Vapers all over the U.S. have been under the radar starting this year, with metropolises like New York, Chicago and Los Angeles banning the use of e-cigarettes in all public spaces and the highly publicized F.D.A. regulations proposed and under public debate. All of the commotion is keeping users, public health officials, and the whole e-cigarette industry on edge and common vapers can’t help feeling almost stigmatized by choosing to make the switch to these devices rather than inhaling the perilous tobacco smoke.
A certain amount of caution is undestrandable whenever new product comes along and takes off like wildfire. In turn, when a device comes along followed by misguided promises, medical claims and poor communication, can create a a bit of panic and overreaction.
Of course, there is still little research to demonstrate the health and safety risks from puffing on e-cigarettes, or from inhaling someone else’s vapor, but should city officials ban these devices and consider them as harmful as tobacco cigarettes even though there’s no evidence that it’s dangerous?
If the purpose of these bans is to protect non-vapers from being compelled to inhale ‘perilous substances’ against their will, then government agencies should be cautious to say the least, and gather the evidence they need to correctly implement these regulations.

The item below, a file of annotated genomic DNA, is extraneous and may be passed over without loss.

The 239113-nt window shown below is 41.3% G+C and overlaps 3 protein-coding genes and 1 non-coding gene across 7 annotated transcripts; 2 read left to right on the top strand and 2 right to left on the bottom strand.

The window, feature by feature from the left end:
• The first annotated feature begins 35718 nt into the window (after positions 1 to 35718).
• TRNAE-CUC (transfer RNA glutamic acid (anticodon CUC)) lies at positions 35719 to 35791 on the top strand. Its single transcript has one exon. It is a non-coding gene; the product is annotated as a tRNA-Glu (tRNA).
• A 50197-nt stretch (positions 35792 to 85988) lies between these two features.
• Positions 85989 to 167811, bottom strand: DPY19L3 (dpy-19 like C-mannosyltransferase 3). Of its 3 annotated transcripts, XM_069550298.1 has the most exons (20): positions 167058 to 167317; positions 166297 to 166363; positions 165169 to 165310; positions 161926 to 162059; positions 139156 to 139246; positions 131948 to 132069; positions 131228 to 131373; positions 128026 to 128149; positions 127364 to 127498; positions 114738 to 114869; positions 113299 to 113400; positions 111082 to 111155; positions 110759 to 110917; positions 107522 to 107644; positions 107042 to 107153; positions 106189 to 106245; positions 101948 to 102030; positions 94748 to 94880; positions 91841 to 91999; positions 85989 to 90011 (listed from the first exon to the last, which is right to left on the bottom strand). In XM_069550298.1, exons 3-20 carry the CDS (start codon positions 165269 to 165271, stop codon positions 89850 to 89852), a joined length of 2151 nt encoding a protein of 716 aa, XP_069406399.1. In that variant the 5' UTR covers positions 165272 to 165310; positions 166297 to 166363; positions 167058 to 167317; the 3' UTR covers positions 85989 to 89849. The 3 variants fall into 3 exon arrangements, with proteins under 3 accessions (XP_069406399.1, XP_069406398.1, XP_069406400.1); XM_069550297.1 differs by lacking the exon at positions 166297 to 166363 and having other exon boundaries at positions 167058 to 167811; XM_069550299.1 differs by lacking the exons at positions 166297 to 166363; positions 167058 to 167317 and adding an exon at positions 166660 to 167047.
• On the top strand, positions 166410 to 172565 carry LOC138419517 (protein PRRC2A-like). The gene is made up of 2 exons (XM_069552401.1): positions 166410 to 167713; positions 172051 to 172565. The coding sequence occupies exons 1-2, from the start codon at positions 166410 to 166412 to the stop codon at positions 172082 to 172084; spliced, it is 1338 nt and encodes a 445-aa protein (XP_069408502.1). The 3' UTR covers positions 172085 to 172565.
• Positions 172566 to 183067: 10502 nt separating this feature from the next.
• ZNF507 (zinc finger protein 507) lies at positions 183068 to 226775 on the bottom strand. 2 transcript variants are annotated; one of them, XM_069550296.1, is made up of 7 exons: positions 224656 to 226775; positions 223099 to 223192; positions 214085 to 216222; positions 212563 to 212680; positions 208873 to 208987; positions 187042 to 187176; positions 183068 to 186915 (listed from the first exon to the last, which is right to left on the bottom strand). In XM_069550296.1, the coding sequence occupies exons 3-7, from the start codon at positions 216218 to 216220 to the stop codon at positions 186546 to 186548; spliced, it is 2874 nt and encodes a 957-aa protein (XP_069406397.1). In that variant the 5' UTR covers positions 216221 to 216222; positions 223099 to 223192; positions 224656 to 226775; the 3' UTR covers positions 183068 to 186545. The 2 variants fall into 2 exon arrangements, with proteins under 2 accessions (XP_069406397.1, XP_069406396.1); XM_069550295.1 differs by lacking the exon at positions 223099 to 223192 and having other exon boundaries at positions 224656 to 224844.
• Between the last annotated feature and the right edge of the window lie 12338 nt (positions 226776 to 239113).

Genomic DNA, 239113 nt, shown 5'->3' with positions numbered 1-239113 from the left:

Furthermore, treating vapor the same way as cigarette smoke is wrong from the start, since there are already two studies to show that ecigs are not at all as harmful as their tobacco counter parts. Maciej L. Goniewicz, PhD, Assistant Professor of Oncology, Department of Health Behavior at the Roswell Park Cancer Institute in Buffalo, New York is the co-author of two studies that analyzed secondhand exposure to ecig vapors in a laboratory.
In the first study, Professor Goniewicz and his team recorded nicotine levels of 2.5 micrograms per cubic meter of air and about 3.3 micrograms per cubic meter in the second study when it comes to electronic cigarettes. Tobacco smoking however resulted in nicotine levels ten times higher at almost 32 micrograms per cubic meter.
‘The exposure to nicotine is lower when compared to exposure from tobacco smoke. And we also know that nicotine is relatively safer when compared to other dangerous toxicants in tobacco smoke,’ Goniewicz said. ‘What we found is that non-users of e-cigarettes might be exposed to nicotine but not too many toxicants when they are in close proximity to e-cigarette users,’ he added.
Before restricting a personal liberty like puffing on an electronic cigarette in a park, or on the street, there should at least be some proof that the activity could potentially harm others – however slight it may be, as it seems like just a touch of overreacting to ban these devices outdoors where vapor dissipates quickly.